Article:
China's SCS Strategy Thread


janjak desalin

Junior Member
No what Pan Asian is implying is that China is already in a "bind" meaning they've already lost the PR battle among the public (assuming Western readers) when it comes to SCS. My point is that it's the media that trying to paint China in a dark light by driving the emphasis that the entire Southeast Asian nations and its entire population are worried and against China's rise due to it's action on the SCS. The reality is not many people (both east and west) doesn't care too much what's going on the SCS. I never claim PanAsian was an "American apologist" that was your invention.
No, PanAsian's most salient, explicit, and not-implied, point pertains not to media rhetoric, i. e., words, alone, but also to the US gov't and corporate policies and practices that follow the neo-colonialist model. Yes, rhetorical persuasion/propaganda is an element of this model, but even that emphasis neglects the fact that literal rhetoric is but one of many modes of symbolic communication/persuasion. What you're neglecting to acknowledge is PanAsian's explicit reference to the coercive elements of this model, that coercion is, in fact, the iron-fist in the velvet glove. Don't think, for one minute, that astute Samurai maxim, pen and sword in accord, has been lost on "the west".

China is, and has been, in a bind. That is a statement of fact. Hell, they only got their sovereignty back in Hong Kong and Macau 19 and 17 years ago, respectively, and from two, two-bit, has-been, empires, at that. Portugal, realy??? And, they still have the present, dying, empire interfering in what they consider to be their internal domestic affairs (Taiwan). In no way does PanAsian imply that this is a permanent condition; facts change. Nevertheless, emotional reactions to factual statements don't make for good intellectual discussion. And, on that note, I'll leave this discussion, 'cause it ain't good!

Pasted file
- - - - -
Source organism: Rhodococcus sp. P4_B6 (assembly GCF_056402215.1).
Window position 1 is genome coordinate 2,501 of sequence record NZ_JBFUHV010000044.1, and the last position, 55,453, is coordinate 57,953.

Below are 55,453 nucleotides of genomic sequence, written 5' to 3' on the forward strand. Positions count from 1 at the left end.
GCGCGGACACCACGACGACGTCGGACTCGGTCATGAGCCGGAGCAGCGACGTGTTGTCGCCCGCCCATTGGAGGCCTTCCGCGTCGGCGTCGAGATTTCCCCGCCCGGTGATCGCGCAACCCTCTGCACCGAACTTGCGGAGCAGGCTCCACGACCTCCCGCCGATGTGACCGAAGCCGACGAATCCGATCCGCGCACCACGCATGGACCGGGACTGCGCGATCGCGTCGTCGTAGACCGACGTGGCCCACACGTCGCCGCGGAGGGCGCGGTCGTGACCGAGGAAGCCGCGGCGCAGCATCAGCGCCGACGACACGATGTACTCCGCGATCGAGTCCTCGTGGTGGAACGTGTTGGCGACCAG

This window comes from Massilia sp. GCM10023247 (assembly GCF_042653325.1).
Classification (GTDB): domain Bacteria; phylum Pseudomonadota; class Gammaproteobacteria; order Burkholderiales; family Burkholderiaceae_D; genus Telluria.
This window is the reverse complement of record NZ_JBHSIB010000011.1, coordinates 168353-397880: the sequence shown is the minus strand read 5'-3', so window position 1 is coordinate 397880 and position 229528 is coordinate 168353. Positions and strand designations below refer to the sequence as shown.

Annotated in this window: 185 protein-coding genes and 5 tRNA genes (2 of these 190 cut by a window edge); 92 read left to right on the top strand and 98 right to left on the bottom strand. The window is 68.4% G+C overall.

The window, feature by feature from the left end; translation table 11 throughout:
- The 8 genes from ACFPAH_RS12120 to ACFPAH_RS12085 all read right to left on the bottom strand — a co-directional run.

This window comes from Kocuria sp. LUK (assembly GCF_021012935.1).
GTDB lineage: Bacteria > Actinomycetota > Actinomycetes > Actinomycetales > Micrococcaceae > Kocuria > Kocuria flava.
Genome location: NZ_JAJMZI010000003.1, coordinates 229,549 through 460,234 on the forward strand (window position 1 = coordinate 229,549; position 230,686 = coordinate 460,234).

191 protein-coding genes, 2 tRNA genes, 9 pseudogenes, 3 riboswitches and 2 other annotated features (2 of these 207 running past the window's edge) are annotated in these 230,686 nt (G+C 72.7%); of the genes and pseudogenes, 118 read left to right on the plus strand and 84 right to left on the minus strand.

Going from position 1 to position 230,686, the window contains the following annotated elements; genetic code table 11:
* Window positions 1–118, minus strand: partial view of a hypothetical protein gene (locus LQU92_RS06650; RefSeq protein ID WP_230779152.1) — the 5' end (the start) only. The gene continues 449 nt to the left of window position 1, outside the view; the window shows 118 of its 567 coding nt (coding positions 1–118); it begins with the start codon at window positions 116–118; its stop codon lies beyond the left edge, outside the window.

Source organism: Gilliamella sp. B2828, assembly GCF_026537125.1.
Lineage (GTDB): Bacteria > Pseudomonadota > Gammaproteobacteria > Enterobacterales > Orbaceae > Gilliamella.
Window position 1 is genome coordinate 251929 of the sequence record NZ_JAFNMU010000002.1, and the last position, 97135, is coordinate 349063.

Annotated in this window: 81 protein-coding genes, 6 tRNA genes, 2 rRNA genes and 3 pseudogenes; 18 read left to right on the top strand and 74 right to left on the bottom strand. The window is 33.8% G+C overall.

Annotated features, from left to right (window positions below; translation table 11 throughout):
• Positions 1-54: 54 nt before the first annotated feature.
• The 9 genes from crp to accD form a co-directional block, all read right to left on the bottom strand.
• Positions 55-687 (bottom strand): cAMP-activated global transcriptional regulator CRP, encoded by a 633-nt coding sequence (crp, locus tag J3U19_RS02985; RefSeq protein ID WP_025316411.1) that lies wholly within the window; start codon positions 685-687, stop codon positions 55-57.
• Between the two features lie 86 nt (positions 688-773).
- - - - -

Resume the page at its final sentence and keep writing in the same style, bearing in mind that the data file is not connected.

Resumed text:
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Ultra

Junior Member
This article gives a very historically accurate account of how and when everyone's territorial claims first arrose in the SCS.

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It is tragically hilarious that the unreasonable position the western media universally portrays China to hold is actually the position of all the other claimants.

China is the only claimant who actually has a long and consistent claim to the disputed islands that predate all the laws and normals western media loves to accuse China of violating its its claims.

The fact that China ratified UNCLOS does not in any way, shape or form invalidate China's earlier claims since China specifically exercised its opt out on territorial disputes upon ratifications.

Those accusing China of breaking international laws and norms are trying to retrospectically apply laws and norms on claims made centuries before, which is pure BS nonsense.

China's claims and position has been clear, open and unchanging.

The western media loves to keep repeating the lie that China only made its territorial claims in the late 70s and 80s, after resources were discovered there, but the fact is the PRC asserted and affirmed those claims on its foundation in 1949, claims inherited from the Nationalists before them, who in turn inherited them from the Chinese dynasties before them. The very definition of grandfathering.

The disputes only arrose because the other claimants started making claims and seizing territory in the late 70s and 80s.

The only thing China did wrong was being too timid and diplomatic with its response. It made the mistake of trying to reason with the other claimants, rather then forceably evict them.

The harder line China has been gradually taking with regards to the dispute is because the west has shown through its actions and words, that they don't give a crap about right or wrong. And that restraint and diplomacy will only get you laughed at and stepped on.

The reason China is taking a hard nose approach is because that is the only thing the west actually respects and responds to in reality, not the fantasy world its media likes to portray.